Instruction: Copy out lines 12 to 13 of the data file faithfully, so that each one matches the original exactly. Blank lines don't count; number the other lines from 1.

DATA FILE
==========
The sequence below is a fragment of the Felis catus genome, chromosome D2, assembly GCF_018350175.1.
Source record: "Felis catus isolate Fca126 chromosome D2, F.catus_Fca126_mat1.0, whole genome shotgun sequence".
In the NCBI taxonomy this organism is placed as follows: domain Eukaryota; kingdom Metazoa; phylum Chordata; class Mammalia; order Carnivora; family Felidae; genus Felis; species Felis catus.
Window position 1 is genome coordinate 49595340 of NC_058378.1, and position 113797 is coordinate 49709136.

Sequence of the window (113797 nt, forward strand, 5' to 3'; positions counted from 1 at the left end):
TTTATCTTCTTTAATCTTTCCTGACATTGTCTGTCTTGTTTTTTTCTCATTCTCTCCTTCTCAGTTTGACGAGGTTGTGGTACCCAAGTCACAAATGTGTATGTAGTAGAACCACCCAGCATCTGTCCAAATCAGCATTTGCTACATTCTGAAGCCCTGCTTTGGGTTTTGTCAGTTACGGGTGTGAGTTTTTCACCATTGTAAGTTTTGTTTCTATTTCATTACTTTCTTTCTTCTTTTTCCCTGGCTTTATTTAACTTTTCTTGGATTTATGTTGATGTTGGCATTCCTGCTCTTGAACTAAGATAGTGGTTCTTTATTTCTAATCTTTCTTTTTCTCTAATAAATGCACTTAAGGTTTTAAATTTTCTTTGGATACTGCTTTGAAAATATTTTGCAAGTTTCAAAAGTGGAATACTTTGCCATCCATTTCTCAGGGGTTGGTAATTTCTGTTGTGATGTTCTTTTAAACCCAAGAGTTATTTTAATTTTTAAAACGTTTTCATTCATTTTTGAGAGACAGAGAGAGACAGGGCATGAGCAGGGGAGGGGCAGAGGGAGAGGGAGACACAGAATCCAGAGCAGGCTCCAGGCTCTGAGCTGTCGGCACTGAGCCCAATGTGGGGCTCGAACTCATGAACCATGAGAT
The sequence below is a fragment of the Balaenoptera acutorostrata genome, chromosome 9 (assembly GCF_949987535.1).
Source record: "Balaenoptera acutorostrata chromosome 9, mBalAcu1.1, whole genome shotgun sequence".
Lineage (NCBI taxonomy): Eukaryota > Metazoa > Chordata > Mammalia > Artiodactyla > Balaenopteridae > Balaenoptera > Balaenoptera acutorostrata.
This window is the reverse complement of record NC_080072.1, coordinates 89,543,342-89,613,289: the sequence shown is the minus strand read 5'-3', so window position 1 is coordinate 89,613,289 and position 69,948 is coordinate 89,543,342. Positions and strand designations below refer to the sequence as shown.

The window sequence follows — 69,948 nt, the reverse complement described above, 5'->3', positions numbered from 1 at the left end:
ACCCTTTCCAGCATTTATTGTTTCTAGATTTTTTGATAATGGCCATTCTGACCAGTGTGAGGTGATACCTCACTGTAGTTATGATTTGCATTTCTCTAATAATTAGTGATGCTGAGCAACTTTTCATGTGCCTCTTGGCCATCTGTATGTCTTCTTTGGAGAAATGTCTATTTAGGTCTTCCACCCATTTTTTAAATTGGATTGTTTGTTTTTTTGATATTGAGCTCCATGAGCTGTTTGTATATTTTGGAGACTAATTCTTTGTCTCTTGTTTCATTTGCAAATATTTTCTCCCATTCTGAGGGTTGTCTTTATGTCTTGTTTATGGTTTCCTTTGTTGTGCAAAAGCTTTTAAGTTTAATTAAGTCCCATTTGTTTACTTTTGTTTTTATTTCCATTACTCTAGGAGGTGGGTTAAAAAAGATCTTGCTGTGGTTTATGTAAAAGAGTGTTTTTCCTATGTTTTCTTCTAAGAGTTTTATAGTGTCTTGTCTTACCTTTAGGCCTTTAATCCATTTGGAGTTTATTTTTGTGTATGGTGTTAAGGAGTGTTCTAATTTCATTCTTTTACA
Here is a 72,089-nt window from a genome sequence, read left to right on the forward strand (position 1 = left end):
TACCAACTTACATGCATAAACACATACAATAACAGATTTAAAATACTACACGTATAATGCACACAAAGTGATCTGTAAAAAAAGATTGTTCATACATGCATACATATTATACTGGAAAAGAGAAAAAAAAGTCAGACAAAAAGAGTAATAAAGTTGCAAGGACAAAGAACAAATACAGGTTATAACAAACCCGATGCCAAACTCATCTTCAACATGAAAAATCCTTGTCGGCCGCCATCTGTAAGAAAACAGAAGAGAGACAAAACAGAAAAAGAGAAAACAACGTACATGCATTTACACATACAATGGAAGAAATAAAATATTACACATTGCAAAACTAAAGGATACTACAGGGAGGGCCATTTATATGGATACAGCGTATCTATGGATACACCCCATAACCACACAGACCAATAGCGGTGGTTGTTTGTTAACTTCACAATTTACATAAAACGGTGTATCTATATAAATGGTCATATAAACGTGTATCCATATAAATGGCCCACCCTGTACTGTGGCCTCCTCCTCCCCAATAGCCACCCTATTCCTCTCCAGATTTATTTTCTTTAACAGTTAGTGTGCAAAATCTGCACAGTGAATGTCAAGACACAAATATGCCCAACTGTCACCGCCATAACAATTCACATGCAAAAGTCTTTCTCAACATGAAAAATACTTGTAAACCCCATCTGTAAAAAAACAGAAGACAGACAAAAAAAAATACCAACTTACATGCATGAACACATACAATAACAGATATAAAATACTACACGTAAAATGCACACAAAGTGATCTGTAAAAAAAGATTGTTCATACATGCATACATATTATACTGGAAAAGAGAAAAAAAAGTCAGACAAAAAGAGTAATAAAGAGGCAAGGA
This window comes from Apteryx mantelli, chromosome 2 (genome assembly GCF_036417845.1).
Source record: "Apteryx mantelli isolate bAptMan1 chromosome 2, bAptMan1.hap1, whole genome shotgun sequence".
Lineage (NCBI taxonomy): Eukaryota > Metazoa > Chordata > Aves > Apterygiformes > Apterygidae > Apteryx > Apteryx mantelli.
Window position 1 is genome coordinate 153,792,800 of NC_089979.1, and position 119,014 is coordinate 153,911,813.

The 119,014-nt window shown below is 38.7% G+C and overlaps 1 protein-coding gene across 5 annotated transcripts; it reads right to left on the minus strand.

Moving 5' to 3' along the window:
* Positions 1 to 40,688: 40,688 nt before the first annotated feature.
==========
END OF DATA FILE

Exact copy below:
ACCCTTTCCAGCATTTATTGTTTCTAGATTTTTTGATAATGGCCATTCTGACCAGTGTGAGGTGATACCTCACTGTAGTTATGATTTGCATTTCTCTAATAATTAGTGATGCTGAGCAACTTTTCATGTGCCTCTTGGCCATCTGTATGTCTTCTTTGGAGAAATGTCTATTTAGGTCTTCCACCCATTTTTTAAATTGGATTGTTTGTTTTTTTGATATTGAGCTCCATGAGCTGTTTGTATATTTTGGAGACTAATTCTTTGTCTCTTGTTTCATTTGCAAATATTTTCTCCCATTCTGAGGGTTGTCTTTATGTCTTGTTTATGGTTTCCTTTGTTGTGCAAAAGCTTTTAAGTTTAATTAAGTCCCATTTGTTTACTTTTGTTTTTATTTCCATTACTCTAGGAGGTGGGTTAAAAAAGATCTTGCTGTGGTTTATGTAAAAGAGTGTTTTTCCTATGTTTTCTTCTAAGAGTTTTATAGTGTCTTGTCTTACCTTTAGGCCTTTAATCCATTTGGAGTTTATTTTTGTGTATGGTGTTAAGGAGTGTTCTAATTTCATTCTTTTACA
Here is a 72,089-nt window from a genome sequence, read left to right on the forward strand (position 1 = left end):